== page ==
Martyn and Di Bevan of Northamptonshire, England, couldn't believe it when they got the call: they were the winners of an 18-day arctic expedition with Quark Expeditions®, on board the authentic Soviet icebreaker Kapitan Khlebnikov. They'd entered the contest sometime earlier, after reading about the “£1-million holiday giveaway” in the Telegraph newspaper, recalls Martyn.
“All I had to do was fill out an online survey of very general questions,” he says. “The contest was ending Sunday and this was Saturday afternoon.”
Two and a half weeks later, they got the call. But they initially thought it may have been a telephone solicitor trying to sell them a timeshare condominium.
“All she said was, ‘I'm pleased to tell you that you've won a holiday!” says Di.
Photos courtesy: Martyn & Di Bevan
Arctic Expedition Proves an Incredible Learning Opportunity
Once they confirmed it really was true, Martyn and Di set out to learn everything they could about the Arctic. Although they were seasoned travelers, they'd never thought of traveling to either of the Polar Regions.
In mid-August, they flew to Ottawa, Canada, and spent a few days touring the national capital. When the time came to begin their journey, they boarded a charter flight to Kangerlussuaq, Greenland, where they were taken by Zodiac to Kapitan Khlebnikov, a sturdy ship that has transited the Northwest Passage more times than any other vessel.
Their first stop was in Sisimiut, one of the fastest-growing cities in Greenland. While ashore, they were able to experience the local culture and food. Martyn says he'll never forget trying seal blubber and whale skin while there.
The Ilulissat Icefjord features the fastest-moving and most productive glacier in the world. It was the first time both Martyn and Di had seen icebergs, and within 2 hours of arriving, they were cruising in a Zodiac for a closer look.
“You can't explain to people what that looked like,” Martyn says. “Then somebody just said, ‘There are some whales.' All of a sudden there were 3 humpback whales – only 80 meters away! Really, really, really close. And not at all intimidated, because there must have been 4 or 5 Zodiacs in the vicinity, with their engines off.”
Di was impressed with the respect that the Zodiac pilots showed the whales. “They were not edging closer and closer,” she explains. “They always remained at a respectful distance so the animals didn't feel intimidated.”
Wildlife Out of this World
The couple saw and photographed lots of arctic wildlife throughout their arctic voyage. Martyn got an amazing shot of an arctic hare. They also saw some polar bears: the first was about half a mile (1 km) away, and the second was caught sleeping on an ice floe. But the third time they spotted one, they got really lucky.
“We came upon this massive ice sheet and spotted this polar bear in the distance, but it had moved away and most of us had gone for lunch,” says Martyn. “One of the tour guys came and told us, ‘You really need to stop eating and get on the bow. The polar bear is there.' The ship was stationary, and this polar bear was 10 meters below us!”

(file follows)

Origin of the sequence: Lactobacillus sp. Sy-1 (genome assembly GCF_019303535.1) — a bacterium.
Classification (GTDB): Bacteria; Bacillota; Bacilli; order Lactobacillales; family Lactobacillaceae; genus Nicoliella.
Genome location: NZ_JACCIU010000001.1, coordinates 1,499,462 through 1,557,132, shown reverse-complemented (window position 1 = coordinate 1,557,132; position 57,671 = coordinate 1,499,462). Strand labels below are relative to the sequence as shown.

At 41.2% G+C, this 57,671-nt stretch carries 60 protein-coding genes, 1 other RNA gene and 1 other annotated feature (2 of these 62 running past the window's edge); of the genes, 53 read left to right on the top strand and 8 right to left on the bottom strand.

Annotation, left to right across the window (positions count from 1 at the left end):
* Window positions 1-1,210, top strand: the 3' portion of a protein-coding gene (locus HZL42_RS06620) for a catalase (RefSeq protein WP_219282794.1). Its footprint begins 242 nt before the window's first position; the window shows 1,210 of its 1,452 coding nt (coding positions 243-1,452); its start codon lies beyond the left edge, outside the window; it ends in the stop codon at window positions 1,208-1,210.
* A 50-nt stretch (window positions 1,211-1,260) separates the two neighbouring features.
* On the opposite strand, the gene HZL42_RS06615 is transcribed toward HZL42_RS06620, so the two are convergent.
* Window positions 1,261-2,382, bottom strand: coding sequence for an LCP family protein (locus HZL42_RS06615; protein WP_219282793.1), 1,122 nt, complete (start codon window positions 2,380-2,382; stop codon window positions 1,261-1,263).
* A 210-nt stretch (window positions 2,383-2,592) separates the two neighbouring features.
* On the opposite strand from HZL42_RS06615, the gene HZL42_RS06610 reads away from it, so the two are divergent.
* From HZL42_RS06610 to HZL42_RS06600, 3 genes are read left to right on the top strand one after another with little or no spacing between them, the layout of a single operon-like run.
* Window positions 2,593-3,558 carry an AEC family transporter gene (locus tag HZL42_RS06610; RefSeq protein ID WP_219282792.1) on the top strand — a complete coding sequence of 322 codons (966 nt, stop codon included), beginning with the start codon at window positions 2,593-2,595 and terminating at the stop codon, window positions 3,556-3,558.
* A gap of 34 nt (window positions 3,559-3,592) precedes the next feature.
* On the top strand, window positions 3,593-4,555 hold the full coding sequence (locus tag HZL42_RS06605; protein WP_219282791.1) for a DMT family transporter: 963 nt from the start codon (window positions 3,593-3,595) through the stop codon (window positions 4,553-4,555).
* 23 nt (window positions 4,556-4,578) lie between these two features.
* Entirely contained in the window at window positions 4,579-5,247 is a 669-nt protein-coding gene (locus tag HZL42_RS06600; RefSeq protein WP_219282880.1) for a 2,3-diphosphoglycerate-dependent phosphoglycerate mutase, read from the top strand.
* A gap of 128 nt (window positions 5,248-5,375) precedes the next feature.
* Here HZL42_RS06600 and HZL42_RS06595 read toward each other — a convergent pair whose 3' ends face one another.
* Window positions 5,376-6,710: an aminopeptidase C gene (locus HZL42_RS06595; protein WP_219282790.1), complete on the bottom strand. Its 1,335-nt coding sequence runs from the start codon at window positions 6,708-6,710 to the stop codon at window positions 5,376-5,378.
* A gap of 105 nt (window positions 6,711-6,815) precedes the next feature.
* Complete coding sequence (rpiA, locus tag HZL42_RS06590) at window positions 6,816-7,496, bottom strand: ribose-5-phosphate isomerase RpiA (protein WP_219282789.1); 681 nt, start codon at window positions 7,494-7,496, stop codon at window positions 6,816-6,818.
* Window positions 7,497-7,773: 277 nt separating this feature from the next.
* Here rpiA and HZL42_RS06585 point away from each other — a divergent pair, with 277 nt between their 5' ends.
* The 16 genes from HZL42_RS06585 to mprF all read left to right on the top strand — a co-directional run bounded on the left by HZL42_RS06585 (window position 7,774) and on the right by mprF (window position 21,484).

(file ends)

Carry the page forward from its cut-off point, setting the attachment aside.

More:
The polar bears weren't the couple's only amazing sightings – they saw muskoxen, lemmings, seabirds and … an astronaut! Their expedition featured Canadian astronaut Colonel Chris Hadfield and his Generator Arctic science variety show. Martyn admits to not knowing much about Canada's most famous astronaut prior to the trip, but he learned a lot about him during the 18 days they traveled together.
“A surreal moment was Chris Hadfield in the bar with Danny Michel, a Canadian musician who was part of the team,” Martyn remembers.
“They just informally started playing music and singing, and of course the bar was free and people were just having, you know, a really great time. And I stopped and thought, ‘I'm in the Arctic, I've only had half a glass of wine, we've got an astronaut singing with popular Canadian singer Danny Michel, who performs at concerts, and this iceberg is floating by … how do you explain that?'” he says.
Colonel Hadfield celebrated a birthday during their arctic adventure, and Martyn and Di were sitting across from him when he received his birthday cake.
Too Many Adventure Travel Highlights to List
Both Martyn and Di have a long list of highlights from the trip. What tops Di's list was standing on pack ice while armed guides kept an eye out for polar bears. Martyn says another surreal moment was visiting the graves of several members of the lost Franklin expedition on Beechey Island.
“I stood by myself and it was like deep gloom, the black sea,” he says. “It snowed early, so there was snow everywhere, and I said to somebody, ‘It's like standing in a photograph.' You know, you see these marvelous photographs in magazines, and you just stood and there were no sounds, no vapor trails, and it was so quiet. It was surreal – it really was surreal.”
Which may be the way the couple would best describe their trip. They both had a wonderful time, and Di said that while the Arctic was not anywhere on her radar as an adventure travel destination, their memories and experiences will remain with her for the rest of her life.
If you're looking for an expedition experience, she has some advice: “Just don't think about it. Just do it, because you won't be disappointed. It will be such an experience – it's like nothing else you can ever do. Especially for us, in the landlocked Midlands in the U.K., there is nowhere where you can get that experience. It was something that you never, ever regret doing.”
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